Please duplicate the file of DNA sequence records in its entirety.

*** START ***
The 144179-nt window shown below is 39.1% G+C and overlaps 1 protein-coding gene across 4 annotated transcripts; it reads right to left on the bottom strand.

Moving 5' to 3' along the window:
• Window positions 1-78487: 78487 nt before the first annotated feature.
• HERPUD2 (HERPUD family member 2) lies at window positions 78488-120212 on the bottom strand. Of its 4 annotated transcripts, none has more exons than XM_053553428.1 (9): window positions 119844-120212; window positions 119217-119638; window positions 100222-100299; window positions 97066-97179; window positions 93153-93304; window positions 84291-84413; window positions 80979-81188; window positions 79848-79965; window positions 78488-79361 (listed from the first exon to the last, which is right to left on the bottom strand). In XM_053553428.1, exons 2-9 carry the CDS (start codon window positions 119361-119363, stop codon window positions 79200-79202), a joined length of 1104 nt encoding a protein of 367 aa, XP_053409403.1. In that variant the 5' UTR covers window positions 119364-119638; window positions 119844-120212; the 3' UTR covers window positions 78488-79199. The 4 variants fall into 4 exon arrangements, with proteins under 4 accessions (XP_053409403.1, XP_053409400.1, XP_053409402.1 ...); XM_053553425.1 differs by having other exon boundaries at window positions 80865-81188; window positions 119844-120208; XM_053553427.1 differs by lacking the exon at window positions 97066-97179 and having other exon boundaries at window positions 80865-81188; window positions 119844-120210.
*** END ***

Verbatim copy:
The 144179-nt window shown below is 39.1% G+C and overlaps 1 protein-coding gene across 4 annotated transcripts; it reads right to left on the bottom strand.

Moving 5' to 3' along the window:
• Window positions 1-78487: 78487 nt before the first annotated feature.
• HERPUD2 (HERPUD family member 2) lies at window positions 78488-120212 on the bottom strand. Of its 4 annotated transcripts, none has more exons than XM_053553428.1 (9): window positions 119844-120212; window positions 119217-119638; window positions 100222-100299; window positions 97066-97179; window positions 93153-93304; window positions 84291-84413; window positions 80979-81188; window positions 79848-79965; window positions 78488-79361 (listed from the first exon to the last, which is right to left on the bottom strand). In XM_053553428.1, exons 2-9 carry the CDS (start codon window positions 119361-119363, stop codon window positions 79200-79202), a joined length of 1104 nt encoding a protein of 367 aa, XP_053409403.1. In that variant the 5' UTR covers window positions 119364-119638; window positions 119844-120212; the 3' UTR covers window positions 78488-79199. The 4 variants fall into 4 exon arrangements, with proteins under 4 accessions (XP_053409403.1, XP_053409400.1, XP_053409402.1 ...); XM_053553425.1 differs by having other exon boundaries at window positions 80865-81188; window positions 119844-120208; XM_053553427.1 differs by lacking the exon at window positions 97066-97179 and having other exon boundaries at window positions 80865-81188; window positions 119844-120210.